Demographic history and population structure of northern Scandinavia – the Northern Atlas Project
Europe is farily well described in its genetics. A large amount of the areas and populations west of the Urals are well characterised and easy to find data from. And now also from different chronological stratas. This is, however, not true for northern Sweden. Little has been done on modern populations, and even less on ancient material. There are reasons for this, the area has its own ethical problems, and the preservational status is also of the kind so little organic material remains from prehistoric and early historic strata. Nevertheless, there is medieval material from the southern part of northern Scandinavia, and in some cases material from even earlier stratas. We are presently working on this material to expand our demographic understanding of northern Europé as far north as possibvle. The project in financed by The Swedish Research Council, it oficially runs throughout 2016, and the active researchers are Anders Götherström, Linus Girdland Flink, Maja Krzewinska, Torun Zachrisson, Jan Storå, and Nihan Dilsad Dagtas.
The Atlas of ancient human genomes in Sweden – the Atlas Project
The demographic history of Europeans has been a debated topic for centuries. Archaeology has established a chronological and geographical picture of the cultural and social development but the actual demographic development is still unknown. But with the revolution in high-throughput sequencing,ancient DNA becomes useful in detecting and dating demographic events in the history of populations. Evidence of migrations and other types of demographic events may indeed be preserved in ancient human bones and with a sufficient set of ancient human genomes, providing good representation of all chronological periods, our understanding of the demographic development would be very different. We will sample a large number of individuals excavated in present-day Sweden dating from the Mesolithic Stone Age to the late Iron Age/Early Medieval period. Out of these samples, some will be selected for deep-sequence analyses to a 10xcoverage. The program adopts a multidisciplinary approach by combining tools from Molecular and Population Genetics, Archaeology, Bioarchaeology, and Computational Biology in order to bridge the gap between Natural science and Humanities. The multidisciplinary approach is instrumental for selecting and investigating samples, and the execution of the specific research projects on demography during prehistory. The program is financed from The Swedish Foundation for Humanities and Social Sciences and The Swedish Research Council. The following researchers are active within the ATLAS-program in Stockolm: Anders Götherström, Jan Storå, Torun Zachrisson, Anna Kjellström, Maja Krzewinska, and Natalya Kashuba. He program runs till 2021.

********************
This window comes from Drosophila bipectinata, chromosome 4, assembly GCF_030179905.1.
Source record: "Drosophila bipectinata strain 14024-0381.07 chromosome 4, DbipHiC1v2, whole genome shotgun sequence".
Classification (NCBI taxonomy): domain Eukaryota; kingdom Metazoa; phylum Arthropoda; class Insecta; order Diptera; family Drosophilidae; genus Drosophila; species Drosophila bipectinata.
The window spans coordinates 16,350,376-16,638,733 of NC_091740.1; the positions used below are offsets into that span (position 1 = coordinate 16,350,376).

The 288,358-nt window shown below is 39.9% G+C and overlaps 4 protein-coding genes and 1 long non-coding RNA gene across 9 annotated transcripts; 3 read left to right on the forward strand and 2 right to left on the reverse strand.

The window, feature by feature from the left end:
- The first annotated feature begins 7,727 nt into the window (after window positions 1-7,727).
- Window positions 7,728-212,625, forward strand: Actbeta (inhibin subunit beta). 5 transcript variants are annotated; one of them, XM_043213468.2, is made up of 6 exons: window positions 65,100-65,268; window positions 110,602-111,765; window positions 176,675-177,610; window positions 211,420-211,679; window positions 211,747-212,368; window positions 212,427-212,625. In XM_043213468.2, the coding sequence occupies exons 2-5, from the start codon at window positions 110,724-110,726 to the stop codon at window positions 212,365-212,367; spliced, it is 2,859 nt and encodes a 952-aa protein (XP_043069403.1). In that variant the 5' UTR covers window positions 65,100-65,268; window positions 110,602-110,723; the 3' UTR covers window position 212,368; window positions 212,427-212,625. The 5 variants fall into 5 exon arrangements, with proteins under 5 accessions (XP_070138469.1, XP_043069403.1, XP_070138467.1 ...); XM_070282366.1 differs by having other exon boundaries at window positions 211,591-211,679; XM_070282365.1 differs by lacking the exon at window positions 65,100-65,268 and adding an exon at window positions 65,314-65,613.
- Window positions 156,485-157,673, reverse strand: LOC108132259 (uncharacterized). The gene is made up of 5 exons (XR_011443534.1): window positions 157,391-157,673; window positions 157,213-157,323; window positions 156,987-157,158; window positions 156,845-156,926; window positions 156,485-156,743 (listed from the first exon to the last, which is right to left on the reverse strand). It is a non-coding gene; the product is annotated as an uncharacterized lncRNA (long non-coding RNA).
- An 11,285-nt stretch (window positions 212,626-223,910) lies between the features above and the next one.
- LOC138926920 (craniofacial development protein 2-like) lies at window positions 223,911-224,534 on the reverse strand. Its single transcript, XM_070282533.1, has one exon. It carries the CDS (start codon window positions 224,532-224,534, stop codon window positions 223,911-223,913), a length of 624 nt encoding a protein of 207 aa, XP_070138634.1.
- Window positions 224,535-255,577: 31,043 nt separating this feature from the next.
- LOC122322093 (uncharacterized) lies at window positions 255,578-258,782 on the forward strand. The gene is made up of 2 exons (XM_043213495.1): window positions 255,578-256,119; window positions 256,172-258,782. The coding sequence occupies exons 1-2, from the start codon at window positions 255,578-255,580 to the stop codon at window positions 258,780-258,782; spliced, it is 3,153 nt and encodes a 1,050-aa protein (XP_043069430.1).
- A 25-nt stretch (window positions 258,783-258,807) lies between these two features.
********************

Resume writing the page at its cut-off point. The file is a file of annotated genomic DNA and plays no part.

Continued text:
1000 ancient human genomes – the 1K project
Within this program we will extract DNA from archaeological skeletal remains and sequence the complete genomes from a large number of Euroasian prehistoric individuals. These data will then be analysed using statistical and population genetics methods. The new information is expected to provide entirely new insights about how mobility, migration and connections affected our prehistoric ancestors. Bioarchaeological analyses will be an important part of the
project and stable isotopes will help the researchers understand the different individuals’ life history, mobility and diet. Archaeological data and interpretations of cultural patterns, ways of life and artefacts as well as paleoclimate data combined with genetic data will provide a new and unique opportunity to cast light on human prehistory in Eurasia. The program is financed by the Knut & Allice Wallenberg Foundation, it will run from 2017-2021, and the following researchers are presently enlisted to participate in the Stockholm-based part of the program: Anders Götherström, Jan Storå, Maja Krzewinska, Ricardo Rodriguez, and Torun Zachrisson.